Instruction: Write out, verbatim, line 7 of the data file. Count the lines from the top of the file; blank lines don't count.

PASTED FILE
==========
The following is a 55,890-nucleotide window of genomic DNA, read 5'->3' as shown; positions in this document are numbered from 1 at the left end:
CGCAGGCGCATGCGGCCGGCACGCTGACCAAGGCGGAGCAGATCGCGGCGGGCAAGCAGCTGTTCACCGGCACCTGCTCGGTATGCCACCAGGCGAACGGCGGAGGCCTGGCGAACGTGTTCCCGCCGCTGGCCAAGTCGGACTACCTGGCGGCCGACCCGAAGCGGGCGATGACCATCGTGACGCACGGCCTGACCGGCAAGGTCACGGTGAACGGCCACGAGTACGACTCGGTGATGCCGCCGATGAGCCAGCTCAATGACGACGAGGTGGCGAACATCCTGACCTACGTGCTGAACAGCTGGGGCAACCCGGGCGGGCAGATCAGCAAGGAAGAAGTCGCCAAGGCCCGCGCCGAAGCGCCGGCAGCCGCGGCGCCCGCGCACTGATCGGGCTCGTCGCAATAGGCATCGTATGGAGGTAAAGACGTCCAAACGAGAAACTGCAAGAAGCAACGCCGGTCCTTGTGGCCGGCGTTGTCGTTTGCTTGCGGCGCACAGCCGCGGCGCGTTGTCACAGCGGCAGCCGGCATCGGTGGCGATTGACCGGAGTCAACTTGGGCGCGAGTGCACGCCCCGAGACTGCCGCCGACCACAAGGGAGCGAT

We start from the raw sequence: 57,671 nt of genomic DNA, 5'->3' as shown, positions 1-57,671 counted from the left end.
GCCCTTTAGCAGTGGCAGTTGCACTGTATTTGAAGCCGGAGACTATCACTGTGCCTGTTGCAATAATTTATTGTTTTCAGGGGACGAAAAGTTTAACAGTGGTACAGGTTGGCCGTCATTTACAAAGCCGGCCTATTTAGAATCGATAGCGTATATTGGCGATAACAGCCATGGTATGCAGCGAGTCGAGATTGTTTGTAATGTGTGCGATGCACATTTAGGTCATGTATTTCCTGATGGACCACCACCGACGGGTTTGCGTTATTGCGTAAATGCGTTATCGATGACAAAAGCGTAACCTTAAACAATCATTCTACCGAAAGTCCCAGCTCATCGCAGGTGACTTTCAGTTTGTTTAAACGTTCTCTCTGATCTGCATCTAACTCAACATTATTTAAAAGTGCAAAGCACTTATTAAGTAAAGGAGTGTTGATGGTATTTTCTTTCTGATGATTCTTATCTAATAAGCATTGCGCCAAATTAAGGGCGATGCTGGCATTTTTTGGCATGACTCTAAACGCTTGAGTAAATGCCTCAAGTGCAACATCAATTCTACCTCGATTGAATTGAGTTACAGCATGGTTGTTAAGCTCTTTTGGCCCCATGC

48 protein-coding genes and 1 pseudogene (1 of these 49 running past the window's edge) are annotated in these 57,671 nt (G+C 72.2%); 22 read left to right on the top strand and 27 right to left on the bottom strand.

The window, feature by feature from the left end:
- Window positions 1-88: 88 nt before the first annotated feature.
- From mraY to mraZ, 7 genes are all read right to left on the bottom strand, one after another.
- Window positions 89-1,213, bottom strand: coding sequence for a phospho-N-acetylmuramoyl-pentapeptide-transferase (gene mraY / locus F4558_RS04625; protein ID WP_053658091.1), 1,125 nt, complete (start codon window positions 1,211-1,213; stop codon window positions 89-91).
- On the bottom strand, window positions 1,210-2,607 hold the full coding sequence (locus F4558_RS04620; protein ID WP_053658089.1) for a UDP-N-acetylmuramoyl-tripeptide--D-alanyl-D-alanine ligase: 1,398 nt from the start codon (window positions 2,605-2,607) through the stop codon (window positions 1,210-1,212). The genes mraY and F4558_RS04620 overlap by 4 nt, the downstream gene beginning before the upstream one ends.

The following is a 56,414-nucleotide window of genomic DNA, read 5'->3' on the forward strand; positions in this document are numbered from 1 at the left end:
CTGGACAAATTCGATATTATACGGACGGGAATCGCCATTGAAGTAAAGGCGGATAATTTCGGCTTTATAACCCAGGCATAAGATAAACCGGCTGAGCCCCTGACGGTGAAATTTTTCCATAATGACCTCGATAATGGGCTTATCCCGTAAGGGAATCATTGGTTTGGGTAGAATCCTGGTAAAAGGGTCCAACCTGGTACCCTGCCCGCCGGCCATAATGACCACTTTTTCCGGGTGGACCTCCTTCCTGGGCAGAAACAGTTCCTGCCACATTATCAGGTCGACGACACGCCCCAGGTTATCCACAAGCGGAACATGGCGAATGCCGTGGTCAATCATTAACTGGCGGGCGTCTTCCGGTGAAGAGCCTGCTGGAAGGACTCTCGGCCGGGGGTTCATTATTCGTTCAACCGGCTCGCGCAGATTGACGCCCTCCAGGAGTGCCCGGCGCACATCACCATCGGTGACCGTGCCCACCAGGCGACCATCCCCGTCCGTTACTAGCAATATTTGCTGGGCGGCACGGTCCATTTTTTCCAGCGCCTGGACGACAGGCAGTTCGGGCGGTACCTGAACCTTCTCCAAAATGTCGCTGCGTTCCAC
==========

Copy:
- Window positions 1-88: 88 nt before the first annotated feature.